In other research articles, SUNI was encapsulated in nanomicelles together with Paclitaxel (PTX) [23][24]. In the first work, He et al. [23] prepared the pH-responsive poly (aspartic acid-dibutyl-1,3-propanediamine) (PAsp(DBP)) micelle core (MC), in which PTX was loaded. In addition, SUNI was encapsulated into β-cyclodextrin and then conjugated with MC. The PTX-SUNI-MC had a hydrodynamic diameter of 183 ± 34.7 nm and a spherical morphology, and the drug loading was 5.34% for PTX and 1.12% for SUNI. The cumulative release of SUNI from nanomicelles reached 60% after 8 h in the presence of MMP-2. However, after the addition of an MMP-2 inhibitor, the release percentage decreased below 25% after 36 h as observed without MMP-2. The nanoformulation showed in vitro cell cytotoxicity, cell apoptosis and anti-angiogenesis activity. Moreover, PTX-SUNI-MC was able to effectively accumulate at tumor sites, to release SUNI into the tumor matrix and PTX inside tumor cells. In the second work by Qin et al. [24], polymeric micelles composed of poly (styrene-co-maleic anhydride) (SMA) were prepared via a self-assembly process and loaded with PTX and SUNI. The PTX-SUNI micelles showed diameters of 114.8 ± 2.96 nm with a PDI of <0.20, a negative zeta potential of −42.73 ± 0.12 mV, and drug loading and EE% for PTX and SUNI of 7.06 ± 0.01% and 15.89 ± 0.02%, and 27.63 ± 0.03% and 75.55 ± 0.02%, respectively. The release rate of SUNI from the micelles was 38.21% after 8 h and 91.03% after 48 h, while for PTX release it was only 20.06% within 8 h and 37.30% within 48 h. Collectively, the nanomicellar co-delivery of PTX and SUNI promoted the maturation of dendritic cells and immune responses, inducing cancer cell apoptosis, resulting in a strong form of synergistic chemo-immunotherapy for breast cancer.
Another similar research involved the combination of SUNI with the irinotecan derivative (SN-38) [25]. The authors prepared and characterized methoxy PEG-poly(ε-caprolactone) (mPEG-PCL) polymeric nanomicelles co-loaded with SN-38 and SUNI for colorectal cancer treatment. Depending on the drug/polymer ratio, the nanomicelle size varied from a minimum of 88.8 nm to a maximum of 112.8 nm, the PDI was 0.116, drug loading and EE% of SN-38 were 2.39% and 98.70%, respectively, and those of SUNI were 14.73% and 86.41%, respectively. Within 72 h, about 35% of the SN-38 and 85% of the SUNI had been released from the nanomicelles. The combined treatment of SN-38/SUNI micelles inhibited the viability of three colorectal cancer cell lines (namely, HT-29, SW-620, and HCT-116 cells) and accumulate in the tumor at a higher concentration than that with SUNI alone.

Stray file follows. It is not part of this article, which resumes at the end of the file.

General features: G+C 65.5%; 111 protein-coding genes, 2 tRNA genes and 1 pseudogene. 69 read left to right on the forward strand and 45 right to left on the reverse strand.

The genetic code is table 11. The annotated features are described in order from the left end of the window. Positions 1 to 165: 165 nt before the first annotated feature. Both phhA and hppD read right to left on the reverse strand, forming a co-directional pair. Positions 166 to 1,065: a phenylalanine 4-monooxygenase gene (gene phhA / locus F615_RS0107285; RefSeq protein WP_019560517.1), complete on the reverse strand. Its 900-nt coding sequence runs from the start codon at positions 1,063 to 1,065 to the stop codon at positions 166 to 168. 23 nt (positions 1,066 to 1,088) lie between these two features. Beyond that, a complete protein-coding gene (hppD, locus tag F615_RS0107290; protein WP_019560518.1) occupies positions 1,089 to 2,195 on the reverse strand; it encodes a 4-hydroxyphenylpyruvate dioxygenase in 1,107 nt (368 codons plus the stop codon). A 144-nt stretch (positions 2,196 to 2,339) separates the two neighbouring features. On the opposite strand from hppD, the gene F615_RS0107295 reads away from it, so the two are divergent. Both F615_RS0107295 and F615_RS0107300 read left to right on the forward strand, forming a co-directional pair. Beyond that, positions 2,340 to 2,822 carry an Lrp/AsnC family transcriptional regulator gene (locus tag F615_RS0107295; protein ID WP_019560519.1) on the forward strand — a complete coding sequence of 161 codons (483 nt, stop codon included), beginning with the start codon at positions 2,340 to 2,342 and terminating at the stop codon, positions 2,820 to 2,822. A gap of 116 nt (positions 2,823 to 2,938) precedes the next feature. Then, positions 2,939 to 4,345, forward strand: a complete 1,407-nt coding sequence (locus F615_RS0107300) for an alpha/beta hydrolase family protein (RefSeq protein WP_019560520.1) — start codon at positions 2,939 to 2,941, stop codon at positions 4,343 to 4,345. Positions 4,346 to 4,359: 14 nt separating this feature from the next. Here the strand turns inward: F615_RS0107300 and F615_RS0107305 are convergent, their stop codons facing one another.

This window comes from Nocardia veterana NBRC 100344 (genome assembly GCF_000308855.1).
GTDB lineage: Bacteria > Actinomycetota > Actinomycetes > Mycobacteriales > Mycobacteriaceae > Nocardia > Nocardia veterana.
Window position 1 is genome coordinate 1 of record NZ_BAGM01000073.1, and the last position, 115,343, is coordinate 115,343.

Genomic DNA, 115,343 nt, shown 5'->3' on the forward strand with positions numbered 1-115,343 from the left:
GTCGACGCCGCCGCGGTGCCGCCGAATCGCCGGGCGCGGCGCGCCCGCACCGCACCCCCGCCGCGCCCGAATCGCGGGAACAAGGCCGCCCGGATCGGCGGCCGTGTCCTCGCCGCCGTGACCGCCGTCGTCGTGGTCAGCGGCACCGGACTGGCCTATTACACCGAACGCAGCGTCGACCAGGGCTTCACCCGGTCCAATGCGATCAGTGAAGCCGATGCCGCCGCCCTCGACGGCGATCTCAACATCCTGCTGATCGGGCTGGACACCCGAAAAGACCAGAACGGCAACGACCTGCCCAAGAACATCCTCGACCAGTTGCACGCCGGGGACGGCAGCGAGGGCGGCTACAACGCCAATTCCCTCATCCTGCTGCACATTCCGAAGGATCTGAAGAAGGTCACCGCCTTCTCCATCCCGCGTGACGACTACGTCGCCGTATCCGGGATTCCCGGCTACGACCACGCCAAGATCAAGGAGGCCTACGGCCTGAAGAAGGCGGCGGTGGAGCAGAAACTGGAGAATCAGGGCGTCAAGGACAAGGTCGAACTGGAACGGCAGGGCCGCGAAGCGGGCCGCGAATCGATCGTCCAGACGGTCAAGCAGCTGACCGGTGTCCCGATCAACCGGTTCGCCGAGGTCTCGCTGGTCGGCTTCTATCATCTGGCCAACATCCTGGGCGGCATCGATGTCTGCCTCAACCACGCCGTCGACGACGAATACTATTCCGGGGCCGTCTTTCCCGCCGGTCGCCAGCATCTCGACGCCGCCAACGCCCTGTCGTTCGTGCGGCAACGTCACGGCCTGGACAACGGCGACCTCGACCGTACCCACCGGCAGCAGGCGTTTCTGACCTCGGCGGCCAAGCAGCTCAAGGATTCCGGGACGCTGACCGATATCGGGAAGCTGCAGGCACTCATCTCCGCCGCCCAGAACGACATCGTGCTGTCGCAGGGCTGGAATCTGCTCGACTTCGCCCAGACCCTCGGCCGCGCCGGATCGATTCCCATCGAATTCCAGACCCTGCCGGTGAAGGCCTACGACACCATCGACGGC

Braatz et al. [26] investigated micelles consisting of dendritic (poly glycerol sulfate)-SS-poly(ε-caprolactone/poly(lactide)/poly(lactide-co-glycolide)) indicated by the codes dPGS-SS-PCL, dPGS-SS-PLA, and dPGS-SS-PLGA containing SUNI. The nanomicelles were formed in PBS via nanoprecipitation with acetone and subsequent solvent evaporation and showed a hydrodynamic radius of about 100 nm, a surface charge of −44 mV, and drug loading and EE% of 13% and 65%, respectively. The stability of the formulation was about 94% after 24 h in the presence of an elevated serum protein concentration. The micelles showed low drug leaching with a value of 20% after 24 h under physiological conditions (pH 7.4), which was constant for the next 4 days. In the presence of GSH (pH 5) or GSH/Novozyme (pH 5) the drug release increased to 42% after 24 h and reached 70% (GSH) and 85% (GSH/Novozyme) after 5 days. Compared to the free drug, the nanomicelles led to a 10-fold enhancement of SUNI antitumor activity with no toxicity or cell suffering associated.

6. Miscellaneous Nanoformulations-Sunitinib

Other systems were reported in the literature for SUNI delivery against different solid tumors. These alternative nanoformulations include hydrogels [27][28][29][30][31], PLGA NPs [32], functionalized carbon nanotubes [33] and nanosomes [34]. Table 1 shows all the nanotechnological systems presented here for Sunitinib.
Nano Delivery System Authors Year Ref
Liposome nanoparticles Passadouro, M. et al. 2014 [1]
Hu, J. et al. 2016 [2]
Yang, X. et al. 2018 [3]
Jiao, Y. et al. 2022 [4]
Charkhat Gorgich, E.A et al. 2022 [5]
Lai, X. et al. 2022 [6]
Chitosan nanoparticles Joseph, J.J. et al. 2016 [8]
Saber, M.M. et al. 2017 [9]
Jafari, H. et al. 2021 [10]
Alinavaz, S. et al. 2022 [11]
Karimi, M.H. et al. 2022 [12]
Magnetic nanoparticles Chen, S. et al. 2017 [14]
Zhang, Z. et al. 2021 [15]
Torabi, M. et al. 2023 [16]
Solid lipid nanoparticles Taymouri, S. et al. 2019 [17]
Khaledian, S. et al. 2021 [18]
Ahmed, M.M. et al. 2022 [19]
Micellar nanocomplex Yongvongsoontorn, N. et al. 2019 [21]
Zeng, X. et al. 2022 [22]
He, J. et al. 2019 [23]
Qin, T. et al. 2020 [24]
Shih, Y.H. et al. 2022 [25]
Braatz, D. et al. 2021 [26]